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1) To identify the key historical period of the Reformation and post- Reformation era. 2) To understand the major Reformation traditions—Lutheran, Anabaptist, Reformed, and Anglican—and their theologians, especially in terms of faithfulness to the teachings of Scripture, the nature of the church, the sacraments, and soteriology. 3) To grasp the significant issues pertaining to salvation in the Protestant Reformation and understand the issues relating to Roman Catholicism. 4) To understand the Roman Catholic response to the Protestant Reformation including the Council of Trent. 5) To recognize and evaluate the major issues involved in the Church’s ministries within the Christian community and its efforts to relate to the social and political structures of the modern world. 6) To explore the eighteenth-century Enlightenment’s impact on the church. 7) To articulate the Puritan, Pietist, and Methodist traditions, and to develop an increased awareness of the significant contributions of Wesleyanism to the broader Church. 8) To demonstrate an understanding of the First and Second Great Awakenings. 9) To understand the cultural and theological context of historical criticism and its effect on the nature and authority of Scripture. 10) To reflect on the problems and possibilities of church/state relations during this period. 11) To explore the interaction between church and culture, as the leading theologians developed their theologies. 12) To survey the major religious non-Christian traditions, with a view to the students’ future ministries in evangelism, nurture, and leadership. 13) To trace the rise of modern missions and how Christianity became a global religion.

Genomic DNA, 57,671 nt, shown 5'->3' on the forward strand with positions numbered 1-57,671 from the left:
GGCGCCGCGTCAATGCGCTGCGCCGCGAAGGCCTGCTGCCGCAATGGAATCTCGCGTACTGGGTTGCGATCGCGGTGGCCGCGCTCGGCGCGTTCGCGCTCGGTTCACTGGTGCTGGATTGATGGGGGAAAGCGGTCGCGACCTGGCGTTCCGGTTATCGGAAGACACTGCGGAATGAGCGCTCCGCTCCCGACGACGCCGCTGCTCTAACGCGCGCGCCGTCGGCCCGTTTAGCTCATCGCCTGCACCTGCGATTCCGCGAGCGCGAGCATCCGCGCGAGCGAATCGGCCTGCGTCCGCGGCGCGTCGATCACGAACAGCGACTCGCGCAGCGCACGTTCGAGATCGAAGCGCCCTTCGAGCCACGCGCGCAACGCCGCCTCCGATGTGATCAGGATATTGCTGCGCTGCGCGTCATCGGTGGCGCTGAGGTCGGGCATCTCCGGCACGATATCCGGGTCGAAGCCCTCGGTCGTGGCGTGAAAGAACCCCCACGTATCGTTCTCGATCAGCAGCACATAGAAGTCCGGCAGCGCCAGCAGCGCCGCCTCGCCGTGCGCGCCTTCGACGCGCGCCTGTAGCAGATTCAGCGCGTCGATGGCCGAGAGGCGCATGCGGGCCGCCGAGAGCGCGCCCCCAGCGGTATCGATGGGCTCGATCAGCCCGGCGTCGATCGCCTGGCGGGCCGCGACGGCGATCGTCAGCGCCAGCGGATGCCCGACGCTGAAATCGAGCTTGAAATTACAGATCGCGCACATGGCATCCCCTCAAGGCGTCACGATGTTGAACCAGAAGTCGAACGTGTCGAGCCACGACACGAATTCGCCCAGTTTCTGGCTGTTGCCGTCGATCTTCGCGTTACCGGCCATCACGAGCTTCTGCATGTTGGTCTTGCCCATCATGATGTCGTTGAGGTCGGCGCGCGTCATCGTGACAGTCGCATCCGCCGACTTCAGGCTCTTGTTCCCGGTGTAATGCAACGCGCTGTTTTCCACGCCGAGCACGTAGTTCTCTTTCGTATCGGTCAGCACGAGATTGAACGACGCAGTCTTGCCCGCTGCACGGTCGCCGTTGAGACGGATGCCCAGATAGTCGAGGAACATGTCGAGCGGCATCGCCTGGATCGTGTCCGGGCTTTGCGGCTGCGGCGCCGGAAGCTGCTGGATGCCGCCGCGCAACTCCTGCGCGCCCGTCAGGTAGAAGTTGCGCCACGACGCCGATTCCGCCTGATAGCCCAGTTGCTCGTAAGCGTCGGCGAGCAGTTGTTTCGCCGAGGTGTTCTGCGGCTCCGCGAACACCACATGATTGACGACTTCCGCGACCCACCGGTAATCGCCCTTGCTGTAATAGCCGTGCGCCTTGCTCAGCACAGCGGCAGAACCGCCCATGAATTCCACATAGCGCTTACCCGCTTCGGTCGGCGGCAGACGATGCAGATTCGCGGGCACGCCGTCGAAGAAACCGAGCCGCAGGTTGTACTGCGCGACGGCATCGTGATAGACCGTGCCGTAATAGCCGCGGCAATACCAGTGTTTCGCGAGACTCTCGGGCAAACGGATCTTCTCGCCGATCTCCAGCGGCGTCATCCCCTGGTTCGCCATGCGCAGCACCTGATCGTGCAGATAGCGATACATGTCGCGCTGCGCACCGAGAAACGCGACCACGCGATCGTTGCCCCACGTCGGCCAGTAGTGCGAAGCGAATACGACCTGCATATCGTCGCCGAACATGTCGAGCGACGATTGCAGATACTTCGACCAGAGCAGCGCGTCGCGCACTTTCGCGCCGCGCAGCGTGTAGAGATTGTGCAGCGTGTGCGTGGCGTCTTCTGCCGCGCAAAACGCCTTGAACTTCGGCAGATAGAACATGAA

Publication Date

January 2005


Asbury Theological Seminary


ExL, Summer, History, Fall, Church, CH502, Overview



CH 502 Church History II